Case - Brown v Corus

[2004] EWCA Civ 374, Court of Appeal - Ian Scott

The claimants (C) appealed against the dismissal of their personal injury claims. C worked for many years at the steelworks of the defendant (D) using a variety of handheld pneumatic mechanical tools such as jackhammers and drills. C suffered from vibration white finger (VWF). C claimed damages for personal injury alleging negligence and breach of duty by D. C's exposure to vibration greatly exceeded the recommended maximum. D admitted that by January 1, 1976 it should have been aware of the risk of injury from the use of vibrating tools. The judge held that C's claim failed for two reasons: first, D owed no duty to reduce the levels of vibration to which C were exposed either by using alternative machines or changing the work systems. D had a duty to consider and investigate those matters but had it done so, in the absence of a single case of symptomatic VWF at that time, the results of such an investigation would not have been reasonable to require D to take steps to reduce the vibration levels. Secondly, D's failure to comply with such precautions as they were under a duty to undertake, such as proper use of the tools, training and medical surveillance, was not causative because if such precautions had been taken the injuries would have been no different.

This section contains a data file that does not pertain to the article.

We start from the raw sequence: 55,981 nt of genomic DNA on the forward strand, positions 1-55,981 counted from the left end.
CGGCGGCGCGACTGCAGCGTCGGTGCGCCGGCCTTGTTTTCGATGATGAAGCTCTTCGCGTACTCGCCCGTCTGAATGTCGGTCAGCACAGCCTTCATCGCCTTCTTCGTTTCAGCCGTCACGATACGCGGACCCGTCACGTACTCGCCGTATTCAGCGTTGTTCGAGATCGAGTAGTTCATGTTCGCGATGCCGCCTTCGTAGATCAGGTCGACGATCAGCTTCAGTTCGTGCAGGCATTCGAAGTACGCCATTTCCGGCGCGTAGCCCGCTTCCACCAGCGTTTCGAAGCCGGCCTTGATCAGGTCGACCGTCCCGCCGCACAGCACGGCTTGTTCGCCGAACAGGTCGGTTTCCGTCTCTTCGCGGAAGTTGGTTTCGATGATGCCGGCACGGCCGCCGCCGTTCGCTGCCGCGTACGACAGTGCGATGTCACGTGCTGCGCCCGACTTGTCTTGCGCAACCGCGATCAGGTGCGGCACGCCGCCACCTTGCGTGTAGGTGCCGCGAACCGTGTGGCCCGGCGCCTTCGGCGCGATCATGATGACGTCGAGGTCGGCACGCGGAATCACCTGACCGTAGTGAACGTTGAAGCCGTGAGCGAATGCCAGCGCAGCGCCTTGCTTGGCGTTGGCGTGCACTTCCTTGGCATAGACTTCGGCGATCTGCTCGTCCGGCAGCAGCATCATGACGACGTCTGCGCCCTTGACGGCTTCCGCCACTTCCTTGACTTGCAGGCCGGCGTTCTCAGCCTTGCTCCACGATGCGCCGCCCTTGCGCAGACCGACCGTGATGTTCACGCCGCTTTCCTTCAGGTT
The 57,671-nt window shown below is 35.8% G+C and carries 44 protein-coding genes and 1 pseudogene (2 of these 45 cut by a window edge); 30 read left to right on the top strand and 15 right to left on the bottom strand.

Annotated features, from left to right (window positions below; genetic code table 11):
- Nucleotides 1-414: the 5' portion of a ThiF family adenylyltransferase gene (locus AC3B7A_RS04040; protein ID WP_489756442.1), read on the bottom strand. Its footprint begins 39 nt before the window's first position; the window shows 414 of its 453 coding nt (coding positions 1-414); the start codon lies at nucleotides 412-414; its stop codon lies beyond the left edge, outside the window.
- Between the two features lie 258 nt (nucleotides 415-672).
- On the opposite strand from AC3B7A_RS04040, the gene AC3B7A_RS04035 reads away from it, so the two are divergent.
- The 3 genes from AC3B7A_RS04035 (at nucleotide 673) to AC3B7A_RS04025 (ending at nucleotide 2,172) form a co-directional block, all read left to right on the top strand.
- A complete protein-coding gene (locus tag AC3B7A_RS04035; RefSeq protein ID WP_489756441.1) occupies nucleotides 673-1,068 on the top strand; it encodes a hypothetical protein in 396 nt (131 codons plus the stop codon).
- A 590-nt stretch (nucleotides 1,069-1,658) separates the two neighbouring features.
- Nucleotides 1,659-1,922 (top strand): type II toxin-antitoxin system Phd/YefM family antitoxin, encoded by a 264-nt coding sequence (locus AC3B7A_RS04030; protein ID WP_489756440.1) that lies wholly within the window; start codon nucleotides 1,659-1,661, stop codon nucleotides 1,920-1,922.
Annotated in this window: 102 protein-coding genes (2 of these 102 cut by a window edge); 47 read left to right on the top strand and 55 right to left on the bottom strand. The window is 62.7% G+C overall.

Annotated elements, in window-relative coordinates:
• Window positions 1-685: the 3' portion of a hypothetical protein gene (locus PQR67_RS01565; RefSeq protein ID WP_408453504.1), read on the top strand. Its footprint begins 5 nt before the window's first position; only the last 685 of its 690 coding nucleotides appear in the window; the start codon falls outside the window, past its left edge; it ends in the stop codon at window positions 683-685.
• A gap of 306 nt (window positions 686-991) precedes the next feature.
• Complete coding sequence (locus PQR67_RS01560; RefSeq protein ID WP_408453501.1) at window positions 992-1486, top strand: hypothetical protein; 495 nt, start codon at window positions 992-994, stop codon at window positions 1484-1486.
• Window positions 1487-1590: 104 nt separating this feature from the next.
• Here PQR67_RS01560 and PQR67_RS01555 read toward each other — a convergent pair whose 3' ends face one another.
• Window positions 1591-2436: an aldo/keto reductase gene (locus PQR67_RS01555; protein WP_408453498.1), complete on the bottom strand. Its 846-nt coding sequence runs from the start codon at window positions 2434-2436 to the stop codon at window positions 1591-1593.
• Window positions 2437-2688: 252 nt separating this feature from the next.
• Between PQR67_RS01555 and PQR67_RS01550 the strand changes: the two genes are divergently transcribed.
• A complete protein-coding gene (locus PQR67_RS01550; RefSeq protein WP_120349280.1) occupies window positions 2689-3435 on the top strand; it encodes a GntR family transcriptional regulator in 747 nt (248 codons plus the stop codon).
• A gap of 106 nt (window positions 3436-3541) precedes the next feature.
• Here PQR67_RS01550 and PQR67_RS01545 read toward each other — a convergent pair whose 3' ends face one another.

HELD: (1) There was no evidence of impracticability or intrinsic difficulty in the steps which the judge found D ought to have taken. There was clear evidence on which the judge should have found a duty to decrease vibration levels to which C were exposed. Once the judge concluded that C had been subjected to excessive levels of vibration the burden shifted to D to justify why that situation was allowed to continue. It was not open to the judge to speculate on matters such as cost and resistance to change in working practices. Those were matters which required evidence. There were many different ways in which the employer could create a safe system of work. The choice of how it was to be achieved lay with the employer. D was in plain breach of duty and should have taken appropriate steps to reduce vibration levels. Armstrong & ors v British Coal Corp and Desmond Peter Smith v Wright & Beyer Ltd (A firm) (2001) EWCA Civ 1069 applied. (2) C did not have to show to what extent the reduction in vibration levels would have made a difference. By failing to reduce the level of vibration D exposed C to an increased risk of suffering from the condition from which in the event they suffered. Once the position was reached that D was in breach of duty in failing to reduce the vibration levels to which C were exposed causation was established (applying McGhee v National Coal Board (1973) 1 WLR 1). The same reasoning and result applied to D's failure to comply with its obligation to provide proper training in the use of the tools.

Appeals allowed.

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